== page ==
Porthcawl - sand, sea and Elvis

Date Posted: 28/04/2011

Get the lowdown on a Welsh seaside resort which offers relaxation and activity in one holiday.

On the face of it, Porthcawl seems to be a typical seaside resort. Located 30 minutes from Cardiff, the town boasts sandy beaches, a fairground, the seafront Grand Pavilion, fish and chip shops, ice cream parlours, donkey rides and one of the biggest holiday parks in Europe. Yet whilst the traditional bucket and spade holidays are still popular, there are plenty of alternatives for those groups wanting something a little different.

The coastline, known locally as the Golden Coast (pictured), is fast gaining a reputation for watersports. The surfing at Rest Bay is said to be some of the best in the country, whilst the nearby Adventures Activity Centre is ideal for those wanting to try their hand at some other outdoor activities, such as kayaking and coasteering.

Providing a more sedate pace is Kenfig National Nature Reserve. Part of a huge sand dune system and an internationally renowned wetland, the reserve is home to many rare birds and plants, and visitors are welcome to explore the site at leisure.

While exploring the reserve, group members can search for the lost village of Kenfig. Now buried beneath the dunes, the settlement was once a thriving medieval town, which fought off attacks by various Lords and Barons over the centuries, before the shifting sands engulfed it. The only part of the village still visible today is the top of the castle’s keep, poking its head up from beneath the dunes.

Hidden amongst the sand dunes at the other end of Porthcawl is the pretty village of Merthyr Mawr, with its thatched cottages and ancient church huddled around a village green. A short walk from the village is the River Ewenny. Using the stepping stones, cross the river to the opposite side to visit Ogmore Castle, one of the most picturesque venues in Wales. The nearby country pubs and tea rooms are ideal for a refreshment stop.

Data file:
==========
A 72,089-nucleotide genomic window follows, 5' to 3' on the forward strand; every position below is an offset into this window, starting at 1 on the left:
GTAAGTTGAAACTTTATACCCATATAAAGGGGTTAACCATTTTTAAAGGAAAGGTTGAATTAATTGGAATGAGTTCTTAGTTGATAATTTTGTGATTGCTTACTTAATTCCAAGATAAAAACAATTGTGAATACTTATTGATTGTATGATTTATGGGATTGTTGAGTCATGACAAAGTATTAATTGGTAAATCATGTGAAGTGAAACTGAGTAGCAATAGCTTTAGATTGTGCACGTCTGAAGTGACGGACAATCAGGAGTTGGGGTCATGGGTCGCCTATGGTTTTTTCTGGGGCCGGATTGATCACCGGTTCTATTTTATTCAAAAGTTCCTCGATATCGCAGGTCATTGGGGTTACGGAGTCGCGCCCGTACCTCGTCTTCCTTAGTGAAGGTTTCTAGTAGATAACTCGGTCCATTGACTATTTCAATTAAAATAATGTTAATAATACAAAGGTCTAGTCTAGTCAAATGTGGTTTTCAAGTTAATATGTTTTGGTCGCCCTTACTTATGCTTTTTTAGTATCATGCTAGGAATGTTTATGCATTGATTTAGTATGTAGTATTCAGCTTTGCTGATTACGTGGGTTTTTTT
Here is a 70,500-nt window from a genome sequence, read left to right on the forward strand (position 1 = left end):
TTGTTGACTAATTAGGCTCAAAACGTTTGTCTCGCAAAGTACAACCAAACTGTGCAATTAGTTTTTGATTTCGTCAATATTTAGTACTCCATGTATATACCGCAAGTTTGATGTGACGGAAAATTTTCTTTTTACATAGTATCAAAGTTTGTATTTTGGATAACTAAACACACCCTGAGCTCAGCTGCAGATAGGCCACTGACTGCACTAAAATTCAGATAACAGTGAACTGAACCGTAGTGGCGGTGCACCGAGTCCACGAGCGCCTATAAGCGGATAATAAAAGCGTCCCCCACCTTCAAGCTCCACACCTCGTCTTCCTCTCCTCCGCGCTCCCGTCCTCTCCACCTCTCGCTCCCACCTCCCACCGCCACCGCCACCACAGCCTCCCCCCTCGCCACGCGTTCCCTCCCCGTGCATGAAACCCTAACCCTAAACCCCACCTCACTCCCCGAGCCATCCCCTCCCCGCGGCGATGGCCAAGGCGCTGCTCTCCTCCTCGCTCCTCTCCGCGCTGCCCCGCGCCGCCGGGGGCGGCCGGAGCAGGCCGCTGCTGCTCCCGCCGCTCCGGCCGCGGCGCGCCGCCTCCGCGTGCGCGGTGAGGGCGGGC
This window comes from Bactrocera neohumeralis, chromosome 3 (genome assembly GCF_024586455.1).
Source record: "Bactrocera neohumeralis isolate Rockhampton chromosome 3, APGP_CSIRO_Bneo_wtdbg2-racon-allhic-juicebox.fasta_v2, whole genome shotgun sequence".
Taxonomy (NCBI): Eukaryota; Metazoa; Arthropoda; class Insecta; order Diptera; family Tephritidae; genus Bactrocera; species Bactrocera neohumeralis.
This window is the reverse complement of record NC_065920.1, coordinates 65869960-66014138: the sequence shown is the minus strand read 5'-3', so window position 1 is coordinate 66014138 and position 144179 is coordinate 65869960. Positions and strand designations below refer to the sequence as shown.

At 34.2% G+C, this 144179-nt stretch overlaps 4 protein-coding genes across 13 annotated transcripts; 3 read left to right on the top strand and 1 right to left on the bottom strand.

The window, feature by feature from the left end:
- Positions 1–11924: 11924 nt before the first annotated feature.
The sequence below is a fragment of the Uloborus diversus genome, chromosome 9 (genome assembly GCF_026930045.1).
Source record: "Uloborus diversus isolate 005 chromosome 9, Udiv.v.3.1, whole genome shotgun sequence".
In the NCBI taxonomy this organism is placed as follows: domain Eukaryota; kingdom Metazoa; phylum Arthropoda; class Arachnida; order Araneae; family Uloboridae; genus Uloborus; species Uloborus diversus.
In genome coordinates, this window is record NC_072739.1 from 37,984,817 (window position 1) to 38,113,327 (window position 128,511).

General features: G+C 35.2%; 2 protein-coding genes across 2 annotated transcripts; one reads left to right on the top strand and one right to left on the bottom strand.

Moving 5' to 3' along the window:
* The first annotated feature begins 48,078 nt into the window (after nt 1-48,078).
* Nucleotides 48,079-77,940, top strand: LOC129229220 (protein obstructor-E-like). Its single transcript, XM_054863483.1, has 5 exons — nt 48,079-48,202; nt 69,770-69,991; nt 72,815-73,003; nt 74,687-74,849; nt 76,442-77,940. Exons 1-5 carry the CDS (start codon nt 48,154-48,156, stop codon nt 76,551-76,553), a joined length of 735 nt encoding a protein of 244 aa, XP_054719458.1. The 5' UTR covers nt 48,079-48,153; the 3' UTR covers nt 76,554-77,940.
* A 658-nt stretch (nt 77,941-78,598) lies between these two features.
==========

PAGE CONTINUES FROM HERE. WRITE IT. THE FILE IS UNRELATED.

To see the town from a different angle, arrange a trip aboard the Waverly or Balmoral Paddle steamers, both of which offer regular departures from the harbour throughout summer.

A couple of miles inland from Porthcawl is Bridgend Designer Outlet, selling bargains from famous high street brands. Housing over 90 shops and cafes, group discounts and free coach parking make this a popular trip.

Porthcawl is also home to two major festivals. Each March is the Porthcawl Interceltic Festival, when the town reverberates to the sound of Celtic music. Singers, dancers and musicians from Scotland, Ireland, Cornwall, Brittany, Isle of Man and, of course, Wales descend on the town's Grand Pavilion for three days of concerts, performances and sessions.

The other major celebration is the Porthcawl Elvis Festival, said to be the largest festival of its kind in the world. Held each September, the town is awash with Elvis impersonators and fans, with bars, restaurants and hotels all paying tribute to The King. The festival then culminates at the Grand Pavilion with the annual Elvies awards, and the crowning of the best Elvis tribute act.

Access to Porthcawl is straightforward, being located three miles from junction 37 of the M4, with coach parking available on the Salt Lake Car Park, near Coney Beach, or just off Esplanade Avenue next to the Grand Pavilion.

Useful contact:
Sothern Wales Tourism:
0845-6002639
www.visitsouthernwales.org

 

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